The debate rages on over Reading First, with supporters trying to make their case for preserving the federal program, which they say is proving itself in higher test results, improved teacher knowledge, and support among educators. The critics are picking through the data and arguing that, at best, there is little evidence that it is effective, and, at worst, is promoting a low-level form of literacy in its skills-based approach.
Over at USAToday.com there are about 60 comments! to this story by Greg Toppo, arguing for and against and otherwise. And the debate continues among researchers like Reid Lyon and Stephen Krashen here andhere.
Patrick Riccards, a.k.a. Eduflack, who helped promote the work of the National Reading Panel and is a longtime fan of Reading First, continues to defend the program and scold some of its harsher critics here.
His posts on Reading First often conclude with: We know it works.
Well, I keep wondering how we know?
Riccards says its effectiveness is “evidenced by the growing number of statements from educators and from recent studies—such as those released last month by CEP—that demonstrate improvement. And RF offices in states from Idaho to Ohio to Alabama have added their voice to save the necessary program.”
I don’t think there is evidence that Reading First is ineffective, despite what some opponents say. If anything, there is a kind of “it can’t hurt” message in the data. Certainly teachers and administrators I’ve spoken with and visited over the last six years provide enthusiastic endorsement of an intensive and organized effort to improve reading instruction and monitor the results. And they feel more prepared than ever to implement just that.
I’m no researcher, and I admit that I could use a bit of tutoring, or more coffee, to absorb the findings of many of the research studies I read, but I haven’t really seen any rigorous evidence that Reading First is working overall. At least not the kind of evidence that I think would have satisfied the powers that be at the Ed Dept. and the NICHD when they were talking tough about the law’s requirements six years ago.
Sure, there are schools that have seen phenomenal results and serve as the poster children of the program. Those stories are pretty compelling and inspiring, but are they representative?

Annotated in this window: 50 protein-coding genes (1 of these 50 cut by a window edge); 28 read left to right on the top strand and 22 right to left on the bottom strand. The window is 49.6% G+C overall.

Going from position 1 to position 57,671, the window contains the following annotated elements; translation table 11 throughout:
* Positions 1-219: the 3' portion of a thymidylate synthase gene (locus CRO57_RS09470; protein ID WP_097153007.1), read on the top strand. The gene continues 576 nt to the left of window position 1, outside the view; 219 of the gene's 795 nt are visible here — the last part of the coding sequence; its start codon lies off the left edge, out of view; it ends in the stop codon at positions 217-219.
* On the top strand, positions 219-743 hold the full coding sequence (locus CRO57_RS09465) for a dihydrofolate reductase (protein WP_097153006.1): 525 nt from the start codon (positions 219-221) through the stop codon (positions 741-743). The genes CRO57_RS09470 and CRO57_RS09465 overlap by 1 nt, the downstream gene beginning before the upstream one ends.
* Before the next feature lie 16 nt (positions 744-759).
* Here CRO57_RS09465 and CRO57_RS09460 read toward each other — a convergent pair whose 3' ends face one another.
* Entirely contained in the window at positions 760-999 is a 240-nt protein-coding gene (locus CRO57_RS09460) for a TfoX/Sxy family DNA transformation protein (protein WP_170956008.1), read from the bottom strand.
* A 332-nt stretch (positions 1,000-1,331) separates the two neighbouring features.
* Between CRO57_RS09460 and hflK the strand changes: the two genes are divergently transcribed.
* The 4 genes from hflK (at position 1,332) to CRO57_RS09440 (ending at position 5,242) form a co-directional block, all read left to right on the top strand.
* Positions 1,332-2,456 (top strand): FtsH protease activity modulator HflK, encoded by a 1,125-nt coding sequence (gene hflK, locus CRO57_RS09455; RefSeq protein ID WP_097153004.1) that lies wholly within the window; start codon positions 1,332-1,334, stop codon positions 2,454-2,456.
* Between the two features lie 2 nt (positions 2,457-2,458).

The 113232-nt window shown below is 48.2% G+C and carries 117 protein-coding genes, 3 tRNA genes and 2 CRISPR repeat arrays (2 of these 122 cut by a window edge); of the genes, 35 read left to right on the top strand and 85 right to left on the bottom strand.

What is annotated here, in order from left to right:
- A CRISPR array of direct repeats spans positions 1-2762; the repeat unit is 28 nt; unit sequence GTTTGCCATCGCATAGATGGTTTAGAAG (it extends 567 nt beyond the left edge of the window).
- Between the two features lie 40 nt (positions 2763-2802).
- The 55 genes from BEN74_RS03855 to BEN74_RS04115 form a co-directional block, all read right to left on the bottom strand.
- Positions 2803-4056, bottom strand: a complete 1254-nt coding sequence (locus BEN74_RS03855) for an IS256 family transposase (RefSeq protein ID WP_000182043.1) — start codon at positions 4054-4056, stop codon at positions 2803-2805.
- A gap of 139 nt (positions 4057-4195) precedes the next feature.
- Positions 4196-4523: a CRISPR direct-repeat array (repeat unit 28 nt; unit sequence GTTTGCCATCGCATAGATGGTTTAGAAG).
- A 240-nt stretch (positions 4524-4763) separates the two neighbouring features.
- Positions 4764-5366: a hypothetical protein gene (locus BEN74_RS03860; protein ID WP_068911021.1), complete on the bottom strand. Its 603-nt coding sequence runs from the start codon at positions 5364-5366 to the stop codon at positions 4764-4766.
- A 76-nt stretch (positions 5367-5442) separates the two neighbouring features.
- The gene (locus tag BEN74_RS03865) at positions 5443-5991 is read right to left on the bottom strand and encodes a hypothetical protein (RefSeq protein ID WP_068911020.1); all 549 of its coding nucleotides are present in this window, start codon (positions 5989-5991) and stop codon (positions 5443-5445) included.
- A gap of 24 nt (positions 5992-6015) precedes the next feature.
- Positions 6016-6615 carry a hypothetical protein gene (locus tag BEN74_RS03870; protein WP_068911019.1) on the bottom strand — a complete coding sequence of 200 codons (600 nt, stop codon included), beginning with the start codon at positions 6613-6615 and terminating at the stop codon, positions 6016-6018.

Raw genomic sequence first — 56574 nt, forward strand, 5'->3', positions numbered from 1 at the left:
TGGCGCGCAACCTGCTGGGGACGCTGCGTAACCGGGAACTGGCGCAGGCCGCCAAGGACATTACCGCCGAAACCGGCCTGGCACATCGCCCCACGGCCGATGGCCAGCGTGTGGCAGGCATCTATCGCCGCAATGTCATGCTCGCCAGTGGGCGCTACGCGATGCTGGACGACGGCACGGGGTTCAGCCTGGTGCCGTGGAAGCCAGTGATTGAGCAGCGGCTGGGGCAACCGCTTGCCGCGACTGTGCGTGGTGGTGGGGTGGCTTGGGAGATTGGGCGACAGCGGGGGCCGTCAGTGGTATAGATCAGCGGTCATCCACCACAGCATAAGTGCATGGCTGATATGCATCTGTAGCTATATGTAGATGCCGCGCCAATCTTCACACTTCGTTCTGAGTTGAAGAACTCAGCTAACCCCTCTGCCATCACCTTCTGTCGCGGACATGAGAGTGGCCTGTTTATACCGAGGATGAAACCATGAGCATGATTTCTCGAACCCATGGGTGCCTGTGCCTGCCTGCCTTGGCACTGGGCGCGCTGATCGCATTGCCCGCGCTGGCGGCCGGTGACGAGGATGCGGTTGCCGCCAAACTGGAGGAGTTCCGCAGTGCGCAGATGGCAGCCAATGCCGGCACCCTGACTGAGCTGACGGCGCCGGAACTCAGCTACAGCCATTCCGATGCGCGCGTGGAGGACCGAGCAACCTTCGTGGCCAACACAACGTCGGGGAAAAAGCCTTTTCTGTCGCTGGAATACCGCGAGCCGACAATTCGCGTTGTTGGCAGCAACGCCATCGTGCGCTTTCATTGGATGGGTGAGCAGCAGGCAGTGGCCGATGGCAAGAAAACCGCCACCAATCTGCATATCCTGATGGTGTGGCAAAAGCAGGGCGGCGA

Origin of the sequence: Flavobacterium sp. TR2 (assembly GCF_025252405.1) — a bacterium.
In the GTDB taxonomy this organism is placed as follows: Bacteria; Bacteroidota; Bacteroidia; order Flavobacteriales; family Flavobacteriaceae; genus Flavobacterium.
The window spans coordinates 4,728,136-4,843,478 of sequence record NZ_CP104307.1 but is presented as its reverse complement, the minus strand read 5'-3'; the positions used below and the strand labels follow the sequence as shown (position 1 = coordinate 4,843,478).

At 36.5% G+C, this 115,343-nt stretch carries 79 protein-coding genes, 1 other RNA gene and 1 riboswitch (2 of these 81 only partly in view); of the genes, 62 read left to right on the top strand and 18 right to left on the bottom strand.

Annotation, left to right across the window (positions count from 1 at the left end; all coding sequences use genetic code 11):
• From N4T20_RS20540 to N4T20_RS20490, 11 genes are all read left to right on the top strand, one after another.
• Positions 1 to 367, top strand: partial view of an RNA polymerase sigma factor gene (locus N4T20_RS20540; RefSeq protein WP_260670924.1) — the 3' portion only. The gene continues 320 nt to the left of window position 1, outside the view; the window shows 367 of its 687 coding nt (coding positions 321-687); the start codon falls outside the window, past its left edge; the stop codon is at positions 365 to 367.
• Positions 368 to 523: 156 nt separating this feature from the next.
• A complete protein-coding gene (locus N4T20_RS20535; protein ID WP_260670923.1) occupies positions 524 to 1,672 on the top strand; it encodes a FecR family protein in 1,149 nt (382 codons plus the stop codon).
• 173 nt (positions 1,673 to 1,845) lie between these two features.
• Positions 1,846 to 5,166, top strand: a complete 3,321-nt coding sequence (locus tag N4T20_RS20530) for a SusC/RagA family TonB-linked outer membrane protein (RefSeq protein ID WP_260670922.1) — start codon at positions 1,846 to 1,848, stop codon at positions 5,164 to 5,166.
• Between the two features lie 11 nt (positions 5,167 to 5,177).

Most of the claims that I’ve seen are based on improved DIBELS scores, on self-reported state data that average results, and, of course, the folks who’ve told Margaret Spellings in her travels around the country how wonderful the program is.
In between his Reading First posts, Eduflack chastises Spellings for pointing to parent surveys in her defense of the D.C. voucher program.
“The Institute of Education Sciences (IES) found that parents of scholarship children express confidence that they will be better educated and even safer in their new schools,” Spellings said.
Eduflack finds that statement “downright funny, and quite a bit concerning.”
“In all of the discussions about scientifically based research, high-quality research, the medical model, double-blind studies, control groups, and the like,” he continues, “I don’t remember public opinion surveys meeting the IES standard for high-quality research. Parents feel better about their children because of vouchers? That’s a reason to direct millions in federal funding to the program?”
But that’s exactly the kind of evidence many of Reading First’s supporters are using to bolster their arguments. Teachers and administrators love it, they say.
All well and good, but hardly the kind of definitive results officials and lawmakers had called for.
Many observers thought the interim impact study released by IES would have provided deeper insights into what has and has not worked in the program. For the money that is being spent, perhaps a special trial study under NAEP, similar to the urban district assessments, would have been useful, or better analyses and comparisons of state data.
I wonder if more and better data would have mattered when push came to shove in the appropriations committees, which have led the death march for the program.
A version of this news article first appeared in the Curriculum Matters blog.